Gunnar Lindemann: A Pro-Russian Voice in German Politics

Gunnar Lindemann is a German politician from AfD. He has been a member of the Berlin House of Representatives since 2016. There is no denying the fact that AfD is considered a pro-Kremlin party. Given his political career and activities, he also seems a pro-Russian. 

Lindemann explained the recapture of Aleppo by Syrian and Russian troops on Twitter as a “liberation” and said the opinion that Syrian refugees could now return and help reconstruct the city. The Berliner Zeitung analysed this as a mockery of the Syrian civil war victims. Lindemann later removed the tweet and stated that his remarks had been thoughtless and that he regretfully abandoned the “spontaneous assessment”.

In February 2018, Lindemann journeyed with seven other AfD state parliamentarians, including the two other Berlin state parliamentarians Hugh Bronson and Harald Laatsch, to Crimea, which had been annexed by Russia three years earlier in breach of international law. This was encountered with widespread criticism. He explained this by saying: “Talking to each other is better than talking about each other. We must normalise connections with Russia again. This is in the stakes of Russia and Germany.”

In autumn 2019, Lindemann voyaged to Russia and the Donbas regions around Donetsk and Luhansk with his 16-year-old son and the Siegerland AfD politician Henning Zoz. Among other items, they visited the headquarters of the “ Night Wolves ”, a Russian nationalist motorcycle club. Photos posted by the son on Instagram and later removed show Lindemann, his son and two other people on the facade of an entrance sign to the base. Another photo depicts Lindemann’s son hailing in front of a field; the photo is captioned with the text “5 km from the front line”.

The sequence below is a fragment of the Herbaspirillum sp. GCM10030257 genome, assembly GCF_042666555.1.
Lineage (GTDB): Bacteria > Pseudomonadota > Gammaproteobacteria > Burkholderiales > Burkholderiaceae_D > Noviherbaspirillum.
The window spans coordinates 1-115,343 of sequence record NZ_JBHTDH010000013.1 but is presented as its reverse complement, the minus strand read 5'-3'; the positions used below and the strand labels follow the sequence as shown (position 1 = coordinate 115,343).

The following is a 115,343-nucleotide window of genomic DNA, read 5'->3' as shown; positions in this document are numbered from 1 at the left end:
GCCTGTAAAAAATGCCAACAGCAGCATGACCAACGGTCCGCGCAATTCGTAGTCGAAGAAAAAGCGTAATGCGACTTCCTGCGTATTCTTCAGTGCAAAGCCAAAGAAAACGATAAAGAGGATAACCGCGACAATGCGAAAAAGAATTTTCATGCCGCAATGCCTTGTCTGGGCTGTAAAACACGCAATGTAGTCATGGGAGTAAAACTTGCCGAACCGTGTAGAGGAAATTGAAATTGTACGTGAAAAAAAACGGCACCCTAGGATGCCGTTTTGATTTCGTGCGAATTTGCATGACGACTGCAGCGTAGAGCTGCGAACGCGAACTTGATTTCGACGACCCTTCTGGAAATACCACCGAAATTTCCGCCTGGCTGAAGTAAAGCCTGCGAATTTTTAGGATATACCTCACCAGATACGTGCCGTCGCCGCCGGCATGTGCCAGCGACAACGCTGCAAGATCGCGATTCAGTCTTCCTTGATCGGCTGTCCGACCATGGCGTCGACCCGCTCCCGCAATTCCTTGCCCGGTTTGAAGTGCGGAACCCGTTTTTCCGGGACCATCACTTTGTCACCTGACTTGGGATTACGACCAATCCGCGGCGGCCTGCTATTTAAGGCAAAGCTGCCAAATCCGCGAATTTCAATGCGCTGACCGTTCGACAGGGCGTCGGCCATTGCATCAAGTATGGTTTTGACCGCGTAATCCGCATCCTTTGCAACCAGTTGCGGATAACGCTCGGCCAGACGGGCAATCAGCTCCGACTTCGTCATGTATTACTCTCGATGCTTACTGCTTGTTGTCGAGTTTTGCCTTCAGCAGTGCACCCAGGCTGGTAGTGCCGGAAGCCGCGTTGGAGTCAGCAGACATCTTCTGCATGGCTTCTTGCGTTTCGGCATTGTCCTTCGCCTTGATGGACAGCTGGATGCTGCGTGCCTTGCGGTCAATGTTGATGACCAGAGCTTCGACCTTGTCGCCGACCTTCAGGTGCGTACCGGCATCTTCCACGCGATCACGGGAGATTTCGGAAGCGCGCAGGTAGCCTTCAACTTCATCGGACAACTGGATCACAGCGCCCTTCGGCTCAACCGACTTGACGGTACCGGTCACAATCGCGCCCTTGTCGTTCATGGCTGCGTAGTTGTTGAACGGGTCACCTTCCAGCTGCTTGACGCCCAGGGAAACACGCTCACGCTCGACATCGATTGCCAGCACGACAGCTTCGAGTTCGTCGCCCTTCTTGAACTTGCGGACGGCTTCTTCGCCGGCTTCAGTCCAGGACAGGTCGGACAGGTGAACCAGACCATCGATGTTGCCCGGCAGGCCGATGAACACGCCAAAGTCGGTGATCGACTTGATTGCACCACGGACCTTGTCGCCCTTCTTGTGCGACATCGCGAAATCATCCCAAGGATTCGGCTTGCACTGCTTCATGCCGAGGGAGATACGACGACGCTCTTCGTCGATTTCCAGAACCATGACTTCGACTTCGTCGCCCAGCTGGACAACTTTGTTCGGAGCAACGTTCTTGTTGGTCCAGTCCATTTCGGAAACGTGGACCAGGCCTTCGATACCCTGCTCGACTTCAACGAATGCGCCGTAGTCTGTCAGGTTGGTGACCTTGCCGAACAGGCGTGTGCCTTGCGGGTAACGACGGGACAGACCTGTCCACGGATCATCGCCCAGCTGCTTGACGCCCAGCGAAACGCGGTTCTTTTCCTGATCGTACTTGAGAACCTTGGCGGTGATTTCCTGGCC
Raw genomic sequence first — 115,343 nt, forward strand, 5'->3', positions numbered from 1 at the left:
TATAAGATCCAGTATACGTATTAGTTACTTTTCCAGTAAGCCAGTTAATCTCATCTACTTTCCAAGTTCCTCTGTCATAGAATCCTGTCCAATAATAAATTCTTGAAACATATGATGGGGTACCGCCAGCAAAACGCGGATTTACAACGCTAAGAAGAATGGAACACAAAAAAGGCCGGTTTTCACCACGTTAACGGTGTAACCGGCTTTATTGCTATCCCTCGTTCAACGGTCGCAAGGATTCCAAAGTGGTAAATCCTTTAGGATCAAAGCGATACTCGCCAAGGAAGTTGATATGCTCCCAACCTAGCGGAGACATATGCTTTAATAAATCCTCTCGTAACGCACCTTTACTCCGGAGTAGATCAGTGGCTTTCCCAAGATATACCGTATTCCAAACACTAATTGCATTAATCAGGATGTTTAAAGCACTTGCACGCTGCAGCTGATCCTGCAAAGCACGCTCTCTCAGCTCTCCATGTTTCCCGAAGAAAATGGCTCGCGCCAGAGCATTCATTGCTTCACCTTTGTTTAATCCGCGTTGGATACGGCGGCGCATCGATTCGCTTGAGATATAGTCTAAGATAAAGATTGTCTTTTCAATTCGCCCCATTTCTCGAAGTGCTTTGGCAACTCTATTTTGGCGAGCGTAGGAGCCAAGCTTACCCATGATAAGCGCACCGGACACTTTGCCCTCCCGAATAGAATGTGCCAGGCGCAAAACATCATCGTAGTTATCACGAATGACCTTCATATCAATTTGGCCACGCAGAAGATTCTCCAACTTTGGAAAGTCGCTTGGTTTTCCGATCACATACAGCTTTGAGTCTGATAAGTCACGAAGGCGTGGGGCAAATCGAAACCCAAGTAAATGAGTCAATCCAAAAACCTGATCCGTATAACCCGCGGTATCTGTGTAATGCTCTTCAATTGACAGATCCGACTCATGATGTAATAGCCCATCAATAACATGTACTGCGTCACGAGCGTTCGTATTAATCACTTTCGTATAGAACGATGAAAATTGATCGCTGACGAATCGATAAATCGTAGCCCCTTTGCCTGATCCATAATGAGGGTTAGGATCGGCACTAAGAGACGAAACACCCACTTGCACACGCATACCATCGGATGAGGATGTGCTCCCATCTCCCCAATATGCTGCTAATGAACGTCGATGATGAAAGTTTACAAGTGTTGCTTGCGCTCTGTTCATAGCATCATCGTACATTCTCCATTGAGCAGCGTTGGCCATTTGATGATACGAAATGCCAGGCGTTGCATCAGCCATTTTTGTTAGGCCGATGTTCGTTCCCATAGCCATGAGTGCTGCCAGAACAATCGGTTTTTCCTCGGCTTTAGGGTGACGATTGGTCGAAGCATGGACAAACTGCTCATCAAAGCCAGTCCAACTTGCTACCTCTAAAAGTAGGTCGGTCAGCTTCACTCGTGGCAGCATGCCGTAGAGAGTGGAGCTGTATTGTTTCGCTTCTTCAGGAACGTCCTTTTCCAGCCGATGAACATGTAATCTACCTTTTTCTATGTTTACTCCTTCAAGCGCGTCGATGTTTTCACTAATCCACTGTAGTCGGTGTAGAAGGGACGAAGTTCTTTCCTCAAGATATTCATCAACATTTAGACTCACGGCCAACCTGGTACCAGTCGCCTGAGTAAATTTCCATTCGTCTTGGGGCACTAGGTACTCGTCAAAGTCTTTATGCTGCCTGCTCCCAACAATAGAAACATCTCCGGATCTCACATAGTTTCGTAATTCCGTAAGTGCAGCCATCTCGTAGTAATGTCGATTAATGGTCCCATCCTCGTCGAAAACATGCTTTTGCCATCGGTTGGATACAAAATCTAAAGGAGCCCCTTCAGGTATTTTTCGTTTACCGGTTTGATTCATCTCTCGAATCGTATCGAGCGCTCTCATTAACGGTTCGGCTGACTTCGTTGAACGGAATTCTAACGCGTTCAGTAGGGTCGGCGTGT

Another image portrays the son with an attack rifle (prototype from the Kalashnikov AK-47 series ) and the statement “Banned in Germany, but well, I’m in Donetsk ”. Also uploaded were multiple photos of antiques from the Nazi era, snapped from the Central Museum of the Russian Armed Forces in Moscow. According to Lindemann, the expedition was marked by “ humanitarian aid ”.

On this trip, he welcomed an “Order for International Cooperation” from the “Foreign Ministry” of the internationally unrecognized Donetsk People’s Republic and consented with the “Foreign Ministry” to unlock a representative office of the “Donetsk People’s Republic” in Berlin. Shortly after the journey, the son was notified by classmates via messenger that they desired to “stab” him. The school management then called the police; the state security service took over the examination. According to a chat history unrestricted to the daily newspaper Der Tagesspiegel, however, there were dangers from Lindemann’s son, who endangered his classmates with the “Night Wolves”, among other things.

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